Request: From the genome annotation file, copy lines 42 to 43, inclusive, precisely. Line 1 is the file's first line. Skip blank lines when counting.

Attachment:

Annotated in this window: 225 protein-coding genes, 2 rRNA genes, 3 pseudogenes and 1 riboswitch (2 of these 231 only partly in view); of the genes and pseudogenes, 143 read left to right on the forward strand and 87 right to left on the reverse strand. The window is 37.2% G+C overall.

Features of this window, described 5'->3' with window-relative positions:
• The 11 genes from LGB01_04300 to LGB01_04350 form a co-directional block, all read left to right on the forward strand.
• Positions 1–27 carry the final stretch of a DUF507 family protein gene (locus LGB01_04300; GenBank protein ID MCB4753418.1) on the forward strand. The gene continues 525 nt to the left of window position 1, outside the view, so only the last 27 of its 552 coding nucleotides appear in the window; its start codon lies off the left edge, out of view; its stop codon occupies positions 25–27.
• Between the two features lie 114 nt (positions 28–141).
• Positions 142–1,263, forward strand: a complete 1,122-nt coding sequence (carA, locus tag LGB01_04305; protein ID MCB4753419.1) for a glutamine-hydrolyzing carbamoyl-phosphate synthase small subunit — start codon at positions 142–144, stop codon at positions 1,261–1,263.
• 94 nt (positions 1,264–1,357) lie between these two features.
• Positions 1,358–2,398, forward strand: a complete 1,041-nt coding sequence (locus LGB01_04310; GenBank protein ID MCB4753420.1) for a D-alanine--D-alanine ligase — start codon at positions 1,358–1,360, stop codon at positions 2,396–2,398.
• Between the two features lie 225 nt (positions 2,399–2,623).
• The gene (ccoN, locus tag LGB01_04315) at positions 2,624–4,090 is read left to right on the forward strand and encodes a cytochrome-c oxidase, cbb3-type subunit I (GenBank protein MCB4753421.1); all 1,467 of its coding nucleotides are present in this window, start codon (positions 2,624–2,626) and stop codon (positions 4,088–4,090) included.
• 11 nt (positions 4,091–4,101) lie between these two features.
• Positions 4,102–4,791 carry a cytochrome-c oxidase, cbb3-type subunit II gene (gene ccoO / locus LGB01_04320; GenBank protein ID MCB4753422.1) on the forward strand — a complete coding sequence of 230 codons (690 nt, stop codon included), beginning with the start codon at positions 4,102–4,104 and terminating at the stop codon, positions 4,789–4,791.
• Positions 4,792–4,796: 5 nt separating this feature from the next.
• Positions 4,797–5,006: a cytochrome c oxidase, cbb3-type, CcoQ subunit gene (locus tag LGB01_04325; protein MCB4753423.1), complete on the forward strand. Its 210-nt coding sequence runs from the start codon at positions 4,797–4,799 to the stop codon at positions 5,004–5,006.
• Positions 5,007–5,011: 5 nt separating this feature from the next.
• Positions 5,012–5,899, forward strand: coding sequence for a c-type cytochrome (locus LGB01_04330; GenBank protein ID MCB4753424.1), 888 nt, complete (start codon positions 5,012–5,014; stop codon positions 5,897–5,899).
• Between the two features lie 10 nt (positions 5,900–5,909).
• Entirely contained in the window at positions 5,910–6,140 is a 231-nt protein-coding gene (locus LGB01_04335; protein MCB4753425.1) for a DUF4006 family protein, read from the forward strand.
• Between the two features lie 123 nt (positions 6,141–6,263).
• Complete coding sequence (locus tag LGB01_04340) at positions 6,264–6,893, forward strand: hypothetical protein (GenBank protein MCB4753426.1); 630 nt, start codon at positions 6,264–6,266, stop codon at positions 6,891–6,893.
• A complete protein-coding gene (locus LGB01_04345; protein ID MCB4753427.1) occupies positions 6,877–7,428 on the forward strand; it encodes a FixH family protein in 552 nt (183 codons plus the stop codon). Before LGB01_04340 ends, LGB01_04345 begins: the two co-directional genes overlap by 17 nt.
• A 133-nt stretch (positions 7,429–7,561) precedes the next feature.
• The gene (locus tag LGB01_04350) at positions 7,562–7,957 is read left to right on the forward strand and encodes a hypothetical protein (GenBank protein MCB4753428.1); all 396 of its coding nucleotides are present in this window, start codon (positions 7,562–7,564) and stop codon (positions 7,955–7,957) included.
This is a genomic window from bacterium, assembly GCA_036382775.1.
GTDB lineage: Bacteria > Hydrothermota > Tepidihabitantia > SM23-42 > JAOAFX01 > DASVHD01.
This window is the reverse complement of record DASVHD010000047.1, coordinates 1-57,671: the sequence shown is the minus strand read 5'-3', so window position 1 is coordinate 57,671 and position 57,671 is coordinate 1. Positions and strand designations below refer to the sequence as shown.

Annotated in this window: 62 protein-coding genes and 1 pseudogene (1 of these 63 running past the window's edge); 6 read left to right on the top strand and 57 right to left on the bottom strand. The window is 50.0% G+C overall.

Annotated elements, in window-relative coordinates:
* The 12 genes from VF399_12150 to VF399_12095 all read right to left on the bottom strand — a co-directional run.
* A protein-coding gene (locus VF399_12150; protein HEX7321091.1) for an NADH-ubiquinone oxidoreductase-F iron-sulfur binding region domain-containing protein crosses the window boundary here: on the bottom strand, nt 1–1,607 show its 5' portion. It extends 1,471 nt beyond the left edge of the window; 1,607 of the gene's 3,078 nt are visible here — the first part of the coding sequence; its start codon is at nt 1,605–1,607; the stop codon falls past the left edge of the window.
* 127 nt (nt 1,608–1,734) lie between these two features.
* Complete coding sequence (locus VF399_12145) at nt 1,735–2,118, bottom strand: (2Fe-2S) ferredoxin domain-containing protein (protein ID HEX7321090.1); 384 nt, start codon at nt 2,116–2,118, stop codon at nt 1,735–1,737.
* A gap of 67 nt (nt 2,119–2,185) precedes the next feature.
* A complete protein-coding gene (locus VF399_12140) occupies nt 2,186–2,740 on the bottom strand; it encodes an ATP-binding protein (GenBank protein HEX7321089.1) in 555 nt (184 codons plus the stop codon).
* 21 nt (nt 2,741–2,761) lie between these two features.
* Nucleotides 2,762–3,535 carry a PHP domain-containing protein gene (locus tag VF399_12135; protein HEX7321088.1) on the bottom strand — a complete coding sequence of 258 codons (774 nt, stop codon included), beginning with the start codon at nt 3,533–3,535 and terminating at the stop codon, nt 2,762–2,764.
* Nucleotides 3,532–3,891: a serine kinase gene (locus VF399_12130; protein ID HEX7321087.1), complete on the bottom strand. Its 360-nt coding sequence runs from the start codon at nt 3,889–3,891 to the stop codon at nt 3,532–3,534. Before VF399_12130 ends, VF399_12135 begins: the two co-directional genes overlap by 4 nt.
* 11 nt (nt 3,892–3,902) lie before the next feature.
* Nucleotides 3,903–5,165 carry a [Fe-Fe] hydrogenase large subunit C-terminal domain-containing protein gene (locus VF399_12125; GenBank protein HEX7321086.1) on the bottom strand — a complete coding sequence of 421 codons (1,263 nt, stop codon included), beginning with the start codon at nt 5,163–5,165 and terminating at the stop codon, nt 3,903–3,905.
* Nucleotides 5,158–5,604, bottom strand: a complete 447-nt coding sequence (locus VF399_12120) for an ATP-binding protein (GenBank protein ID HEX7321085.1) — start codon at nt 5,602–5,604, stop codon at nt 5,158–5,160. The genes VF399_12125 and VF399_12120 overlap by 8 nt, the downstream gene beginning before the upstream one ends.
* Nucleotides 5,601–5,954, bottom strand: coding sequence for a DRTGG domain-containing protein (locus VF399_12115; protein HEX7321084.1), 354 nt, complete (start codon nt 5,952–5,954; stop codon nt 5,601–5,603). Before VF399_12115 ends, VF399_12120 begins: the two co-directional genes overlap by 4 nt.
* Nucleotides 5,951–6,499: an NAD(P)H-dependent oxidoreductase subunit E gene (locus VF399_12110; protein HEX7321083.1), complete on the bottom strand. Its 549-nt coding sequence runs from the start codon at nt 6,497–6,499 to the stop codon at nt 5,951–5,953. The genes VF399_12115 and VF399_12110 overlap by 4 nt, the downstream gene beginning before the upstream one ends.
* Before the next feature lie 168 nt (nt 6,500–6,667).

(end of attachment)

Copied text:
* Nucleotides 5,951–6,499: an NAD(P)H-dependent oxidoreductase subunit E gene (locus VF399_12110; protein HEX7321083.1), complete on the bottom strand. Its 549-nt coding sequence runs from the start codon at nt 6,497–6,499 to the stop codon at nt 5,951–5,953. The genes VF399_12115 and VF399_12110 overlap by 4 nt, the downstream gene beginning before the upstream one ends.
* Before the next feature lie 168 nt (nt 6,500–6,667).